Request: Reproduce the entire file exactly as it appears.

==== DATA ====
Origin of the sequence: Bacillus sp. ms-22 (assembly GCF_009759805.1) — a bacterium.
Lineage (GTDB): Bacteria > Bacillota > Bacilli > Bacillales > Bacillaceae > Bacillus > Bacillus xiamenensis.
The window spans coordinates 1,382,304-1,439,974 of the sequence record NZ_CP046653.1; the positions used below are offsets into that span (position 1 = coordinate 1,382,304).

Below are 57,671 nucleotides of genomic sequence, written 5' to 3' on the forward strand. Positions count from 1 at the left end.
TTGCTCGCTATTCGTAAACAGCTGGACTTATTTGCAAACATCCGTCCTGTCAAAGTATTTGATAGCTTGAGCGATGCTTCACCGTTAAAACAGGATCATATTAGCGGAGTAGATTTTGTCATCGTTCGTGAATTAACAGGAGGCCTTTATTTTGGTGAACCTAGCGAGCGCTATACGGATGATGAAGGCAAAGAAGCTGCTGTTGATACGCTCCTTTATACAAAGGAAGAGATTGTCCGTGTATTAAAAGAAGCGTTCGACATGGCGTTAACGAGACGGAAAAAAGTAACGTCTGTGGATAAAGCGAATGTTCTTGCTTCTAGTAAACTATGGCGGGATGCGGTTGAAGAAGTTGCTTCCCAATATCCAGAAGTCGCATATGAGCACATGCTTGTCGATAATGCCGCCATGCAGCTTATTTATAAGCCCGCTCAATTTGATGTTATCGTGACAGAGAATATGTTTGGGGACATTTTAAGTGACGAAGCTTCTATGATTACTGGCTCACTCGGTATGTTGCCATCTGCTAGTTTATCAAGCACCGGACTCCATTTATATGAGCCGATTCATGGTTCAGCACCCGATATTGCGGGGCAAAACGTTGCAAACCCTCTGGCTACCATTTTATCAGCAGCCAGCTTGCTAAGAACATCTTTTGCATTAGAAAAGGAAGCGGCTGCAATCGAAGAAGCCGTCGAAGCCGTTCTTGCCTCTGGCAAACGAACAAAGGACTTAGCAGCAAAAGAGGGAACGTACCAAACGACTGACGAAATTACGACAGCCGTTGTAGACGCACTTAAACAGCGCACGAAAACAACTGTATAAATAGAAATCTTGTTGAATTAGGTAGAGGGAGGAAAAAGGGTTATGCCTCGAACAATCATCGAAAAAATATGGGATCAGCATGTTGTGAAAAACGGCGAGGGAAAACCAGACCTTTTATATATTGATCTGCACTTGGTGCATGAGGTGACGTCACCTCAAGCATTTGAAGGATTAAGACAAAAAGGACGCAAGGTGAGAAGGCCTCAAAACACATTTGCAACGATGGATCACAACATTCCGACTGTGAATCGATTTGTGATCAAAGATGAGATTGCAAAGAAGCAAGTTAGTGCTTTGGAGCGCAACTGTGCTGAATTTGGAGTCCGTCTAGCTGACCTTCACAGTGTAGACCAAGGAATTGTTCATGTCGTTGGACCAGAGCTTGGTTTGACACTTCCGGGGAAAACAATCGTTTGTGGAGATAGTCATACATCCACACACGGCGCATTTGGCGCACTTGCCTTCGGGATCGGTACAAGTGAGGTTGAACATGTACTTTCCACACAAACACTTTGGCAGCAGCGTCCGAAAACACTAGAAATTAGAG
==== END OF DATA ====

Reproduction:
Origin of the sequence: Bacillus sp. ms-22 (assembly GCF_009759805.1) — a bacterium.
Lineage (GTDB): Bacteria > Bacillota > Bacilli > Bacillales > Bacillaceae > Bacillus > Bacillus xiamenensis.
The window spans coordinates 1,382,304-1,439,974 of the sequence record NZ_CP046653.1; the positions used below are offsets into that span (position 1 = coordinate 1,382,304).

Below are 57,671 nucleotides of genomic sequence, written 5' to 3' on the forward strand. Positions count from 1 at the left end.
TTGCTCGCTATTCGTAAACAGCTGGACTTATTTGCAAACATCCGTCCTGTCAAAGTATTTGATAGCTTGAGCGATGCTTCACCGTTAAAACAGGATCATATTAGCGGAGTAGATTTTGTCATCGTTCGTGAATTAACAGGAGGCCTTTATTTTGGTGAACCTAGCGAGCGCTATACGGATGATGAAGGCAAAGAAGCTGCTGTTGATACGCTCCTTTATACAAAGGAAGAGATTGTCCGTGTATTAAAAGAAGCGTTCGACATGGCGTTAACGAGACGGAAAAAAGTAACGTCTGTGGATAAAGCGAATGTTCTTGCTTCTAGTAAACTATGGCGGGATGCGGTTGAAGAAGTTGCTTCCCAATATCCAGAAGTCGCATATGAGCACATGCTTGTCGATAATGCCGCCATGCAGCTTATTTATAAGCCCGCTCAATTTGATGTTATCGTGACAGAGAATATGTTTGGGGACATTTTAAGTGACGAAGCTTCTATGATTACTGGCTCACTCGGTATGTTGCCATCTGCTAGTTTATCAAGCACCGGACTCCATTTATATGAGCCGATTCATGGTTCAGCACCCGATATTGCGGGGCAAAACGTTGCAAACCCTCTGGCTACCATTTTATCAGCAGCCAGCTTGCTAAGAACATCTTTTGCATTAGAAAAGGAAGCGGCTGCAATCGAAGAAGCCGTCGAAGCCGTTCTTGCCTCTGGCAAACGAACAAAGGACTTAGCAGCAAAAGAGGGAACGTACCAAACGACTGACGAAATTACGACAGCCGTTGTAGACGCACTTAAACAGCGCACGAAAACAACTGTATAAATAGAAATCTTGTTGAATTAGGTAGAGGGAGGAAAAAGGGTTATGCCTCGAACAATCATCGAAAAAATATGGGATCAGCATGTTGTGAAAAACGGCGAGGGAAAACCAGACCTTTTATATATTGATCTGCACTTGGTGCATGAGGTGACGTCACCTCAAGCATTTGAAGGATTAAGACAAAAAGGACGCAAGGTGAGAAGGCCTCAAAACACATTTGCAACGATGGATCACAACATTCCGACTGTGAATCGATTTGTGATCAAAGATGAGATTGCAAAGAAGCAAGTTAGTGCTTTGGAGCGCAACTGTGCTGAATTTGGAGTCCGTCTAGCTGACCTTCACAGTGTAGACCAAGGAATTGTTCATGTCGTTGGACCAGAGCTTGGTTTGACACTTCCGGGGAAAACAATCGTTTGTGGAGATAGTCATACATCCACACACGGCGCATTTGGCGCACTTGCCTTCGGGATCGGTACAAGTGAGGTTGAACATGTACTTTCCACACAAACACTTTGGCAGCAGCGTCCGAAAACACTAGAAATTAGAG